The study of cancer patients’ distress
Ūla Lunevičiūtė
Egidija Masteikienė
Published 2014-08-12


Distress Thermometer
cancer patients

How to Cite

Lunevičiūtė Ūla and Masteikienė E. (2014) “The study of cancer patients’ distress”, Acta medica Lituanica, 21(2), pp. 51-56. doi: 10.6001/actamedica.v21i2.2941.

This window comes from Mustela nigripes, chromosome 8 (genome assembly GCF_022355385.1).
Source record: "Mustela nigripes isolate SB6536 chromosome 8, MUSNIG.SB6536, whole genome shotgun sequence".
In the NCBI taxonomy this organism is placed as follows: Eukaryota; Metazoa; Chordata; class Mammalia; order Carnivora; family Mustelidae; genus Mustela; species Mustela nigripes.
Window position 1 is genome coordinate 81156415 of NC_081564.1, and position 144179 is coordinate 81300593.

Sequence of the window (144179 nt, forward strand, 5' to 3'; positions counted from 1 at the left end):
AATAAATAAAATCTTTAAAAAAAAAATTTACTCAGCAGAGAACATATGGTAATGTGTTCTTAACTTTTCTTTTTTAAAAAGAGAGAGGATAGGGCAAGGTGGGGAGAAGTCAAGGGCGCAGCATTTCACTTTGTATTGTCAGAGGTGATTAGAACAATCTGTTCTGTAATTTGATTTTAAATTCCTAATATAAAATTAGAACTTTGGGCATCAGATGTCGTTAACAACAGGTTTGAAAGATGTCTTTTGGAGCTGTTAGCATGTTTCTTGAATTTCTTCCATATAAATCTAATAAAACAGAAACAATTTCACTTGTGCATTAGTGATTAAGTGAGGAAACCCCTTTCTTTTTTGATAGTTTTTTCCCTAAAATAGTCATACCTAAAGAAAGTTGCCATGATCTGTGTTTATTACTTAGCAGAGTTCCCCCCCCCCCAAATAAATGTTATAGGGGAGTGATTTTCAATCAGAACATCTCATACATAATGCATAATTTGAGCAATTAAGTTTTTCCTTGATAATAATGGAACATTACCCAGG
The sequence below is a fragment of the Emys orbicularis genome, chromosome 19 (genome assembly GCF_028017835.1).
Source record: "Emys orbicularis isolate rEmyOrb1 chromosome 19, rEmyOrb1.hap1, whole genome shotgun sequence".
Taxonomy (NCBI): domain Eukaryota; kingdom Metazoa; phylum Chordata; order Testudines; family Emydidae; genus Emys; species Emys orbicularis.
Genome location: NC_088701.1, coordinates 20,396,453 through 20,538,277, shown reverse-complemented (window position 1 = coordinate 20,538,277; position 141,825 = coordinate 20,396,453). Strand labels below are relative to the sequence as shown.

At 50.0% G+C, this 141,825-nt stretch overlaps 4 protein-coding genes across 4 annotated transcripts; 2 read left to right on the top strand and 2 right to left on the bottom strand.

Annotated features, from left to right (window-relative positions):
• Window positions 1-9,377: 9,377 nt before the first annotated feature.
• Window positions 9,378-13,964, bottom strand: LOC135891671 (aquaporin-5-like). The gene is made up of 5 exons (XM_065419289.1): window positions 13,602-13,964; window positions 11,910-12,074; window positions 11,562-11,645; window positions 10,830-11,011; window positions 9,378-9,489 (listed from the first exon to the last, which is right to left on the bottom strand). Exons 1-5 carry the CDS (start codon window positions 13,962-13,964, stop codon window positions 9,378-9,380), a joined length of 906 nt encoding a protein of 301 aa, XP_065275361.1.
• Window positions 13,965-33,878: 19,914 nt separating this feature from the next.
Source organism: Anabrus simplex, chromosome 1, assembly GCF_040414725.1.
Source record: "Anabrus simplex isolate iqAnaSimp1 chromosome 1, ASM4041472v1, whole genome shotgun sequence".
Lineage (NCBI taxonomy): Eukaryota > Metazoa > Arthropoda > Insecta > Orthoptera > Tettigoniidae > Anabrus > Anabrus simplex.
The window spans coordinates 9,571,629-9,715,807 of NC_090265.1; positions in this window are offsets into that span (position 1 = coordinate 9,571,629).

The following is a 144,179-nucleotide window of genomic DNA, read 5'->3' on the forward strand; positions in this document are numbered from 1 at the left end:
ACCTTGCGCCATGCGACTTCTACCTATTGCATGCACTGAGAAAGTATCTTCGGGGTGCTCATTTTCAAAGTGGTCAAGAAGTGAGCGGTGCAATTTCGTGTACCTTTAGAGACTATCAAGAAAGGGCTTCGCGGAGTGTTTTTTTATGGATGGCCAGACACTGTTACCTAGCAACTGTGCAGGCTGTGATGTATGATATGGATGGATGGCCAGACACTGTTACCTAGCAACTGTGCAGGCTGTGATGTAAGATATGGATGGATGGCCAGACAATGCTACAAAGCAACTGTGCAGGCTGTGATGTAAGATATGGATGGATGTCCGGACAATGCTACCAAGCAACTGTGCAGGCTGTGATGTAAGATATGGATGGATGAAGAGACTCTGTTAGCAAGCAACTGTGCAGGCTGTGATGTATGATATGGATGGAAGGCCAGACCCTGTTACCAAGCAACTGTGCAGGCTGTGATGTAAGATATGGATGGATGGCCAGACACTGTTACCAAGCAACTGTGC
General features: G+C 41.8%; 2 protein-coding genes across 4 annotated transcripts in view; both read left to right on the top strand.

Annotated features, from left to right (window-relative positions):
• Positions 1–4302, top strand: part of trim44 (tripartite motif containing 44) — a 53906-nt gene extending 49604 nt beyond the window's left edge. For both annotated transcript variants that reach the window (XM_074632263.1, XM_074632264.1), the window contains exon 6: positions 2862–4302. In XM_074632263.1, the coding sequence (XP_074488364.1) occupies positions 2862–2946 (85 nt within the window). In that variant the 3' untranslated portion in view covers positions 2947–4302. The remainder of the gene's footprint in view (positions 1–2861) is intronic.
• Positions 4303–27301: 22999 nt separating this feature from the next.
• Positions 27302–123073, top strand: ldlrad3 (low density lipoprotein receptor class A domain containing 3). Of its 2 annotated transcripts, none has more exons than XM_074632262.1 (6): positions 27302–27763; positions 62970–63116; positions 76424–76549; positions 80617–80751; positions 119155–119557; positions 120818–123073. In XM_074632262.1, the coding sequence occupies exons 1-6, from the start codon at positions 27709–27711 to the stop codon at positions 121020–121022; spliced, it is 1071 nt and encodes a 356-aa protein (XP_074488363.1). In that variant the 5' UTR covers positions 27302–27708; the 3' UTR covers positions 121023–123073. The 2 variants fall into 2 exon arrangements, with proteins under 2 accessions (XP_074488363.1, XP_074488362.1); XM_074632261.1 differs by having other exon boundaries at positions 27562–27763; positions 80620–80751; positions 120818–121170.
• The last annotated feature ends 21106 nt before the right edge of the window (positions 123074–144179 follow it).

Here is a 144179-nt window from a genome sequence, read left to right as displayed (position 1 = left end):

Background. Distress of cancer patients is often left unnoticed and it induces various problems: it is harder for patients to adjust to the illness, the quality of life is poorer, it causes much distress for the team of oncologists. 1 year before in the VU Institute of Oncology the Distress Thermometer was started to be used for all patients in the hospital. Purpose. To explore distress prevalence and features of cancer patients’ in the hospital. Participants and methods. There were 488 participants. The Distress Thermometer (DT) was used to evaluate distress of the participants. DT consists of a Likert type scale from 0 to 10 that assesses the strength of experienced distress, and a problem list that includes practical, family, emotional, spiritual and physical problem groups. Results. The mean score of distress of all participants was 3.47 (SD = 2.47). 82% of participants pointed from 0 to 5 scores, 18% of participants indicated from 6 to 10 scores. There was a statistically significant corellation between the distress score and the number of problems (r = 0.43, p < 0.01). The mean number of problems was 1.95 (SD = 2.60). The most frequent problems were anxiety (31.6%), fears (20.5%), fatigue (16.8%), nervousness (15.2%), etc. The mean score of women distress (4.07) was significantly higher that that of men (2.68) (p < 0.001). The younger the participants, the higher the distress was (r = –0.13, p < 0.01). The patients of surgical treatment pointed higher distress (M = 3.98) than the patients of therapeutic treatment (M = 2.51) (p < 0.01). Conclusions. 1/5 of patients experience high distress. Women experience higher distress and problems than men. Patients in surgical treatment experience higher distress and emotional problems than patients in therapeutic treatment. DT is a very optimal method to assess the distress of cancer patients but the results need to be cautiously evaluated.
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